Frequent urination, also known as urinary frequency, is a condition in which you feel the need to pass urine more often than usual. Frequent urination may occur due to a variety of reasons, some of which are not serious or harmful. For example, frequent urination may occur after drinking a lot of fluids, especially fluids that contain caffeine or alcohol. Pregnancy can cause frequent urination due to pressure put on the bladder by an enlarging uterus.
If frequent urination is unexplained or persistent, it can be a symptom of an underlying disease, disorder or condition. These include diabetes, urinary tract infection, enlarged prostate, and side effects of certain medications, such as diuretics.
Frequent urination can occur in all age groups and populations, and it may or may not occur with additional symptoms, such as a foul urine odor and burning with urination. In some cases, frequent urination can be due to serious or life-threatening underlying diseases, such as pyelonephritis, urosepsis or diabetes.
Factors that increase your risk of developing urinary incontinence include:
Gender: Women are more likely to have stress incontinence. Pregnancy, childbirth, menopause and normal female anatomy account for this difference. However, men with prostate gland problems are at increased risk of urge and overflow incontinence.
Age: As you get older, the muscles in your bladder and urethra lose some of their strength. Changes with age reduce how much your bladder can hold and increase the chances of involuntary urine release.
Being overweight: Extra weight increases pressure on your bladder and surrounding muscles, which weakens them and allows urine to leak out when you cough or sneeze.
Smoking: Tobacco use may increase your risk of urinary incontinence.
Family history: If a close family member has urinary incontinence, especially urge incontinence, your risk of developing the condition is higher.
Other diseases: Neurological disease or diabetes may increase your risk of incontinence.
There are a number of frequent urination causes that doctors consider when a person complains about the sudden urge to urinate or the need to urinate frequently. One cause that sounds almost too simple is anxiety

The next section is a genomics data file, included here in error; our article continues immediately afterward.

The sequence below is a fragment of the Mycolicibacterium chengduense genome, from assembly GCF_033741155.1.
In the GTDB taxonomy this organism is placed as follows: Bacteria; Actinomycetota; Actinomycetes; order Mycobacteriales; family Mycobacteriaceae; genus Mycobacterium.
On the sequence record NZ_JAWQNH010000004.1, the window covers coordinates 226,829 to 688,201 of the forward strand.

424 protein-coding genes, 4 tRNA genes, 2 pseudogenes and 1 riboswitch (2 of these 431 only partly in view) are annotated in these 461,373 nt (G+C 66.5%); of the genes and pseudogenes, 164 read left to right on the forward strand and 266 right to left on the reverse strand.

Stress and anxiety can trigger stress hormones to travel to certain spots in the body – the bladder is one of those areas – and bring about physiological changes. Relaxation and stress reduction often eliminate frequent urination.
Below is a list of other potential causes of frequent urination:
- Urinary tract infection – An infection in any part of your urinary. Most infections are in the bladder and the urethra.
- Medications – Certain drugs, including diuretics, can lead to increased urination
- Enlarged prostate– This can lead to frequent urination in men.
- Infection of the prostate gland – A bacterial infection that causes frequent urination.
- Kidney infection – Can involve symptoms like cloudy and smelly urine along with urination frequency.
- Overactive bladder– This is a sudden urge to urinate that you can’t control due to unexplained, uncontrolled bladder contractions.
- Tumor or mass in the pelvic area
- Interstitial cystitis– This is inflammation of the bladder wall.
- Bladder cancer
- Bladder dysfunction
- An abnormal opening in the urinary tract
- Urinary incontinence
- Diverticulitis– This is inflammation of the inner lining of the large intestine.
- Diabetes – Can happen when the body tries to rid itself of unused glucose through the urine.
- Diabetes insipidus – An uncommon disorder leading to an intense thirst and excretion of large amounts of water.
- Artificial sweeteners – Known for irritating the bladder, causing frequent urination
- Alcohol and caffeine – can act as a diuretic, leading to increased urination.
- Cystocele– Weakening of the supporting tissue between a woman’s bladder and vaginal wall
- Kidney stones
Symptoms of frequent urination:
- Pain while urinating
- Urine that has a bloody or an unusual color
- Urinary incontinence or gradual loss of bladder control
- Increased urge to urinate but the difficulty in urinating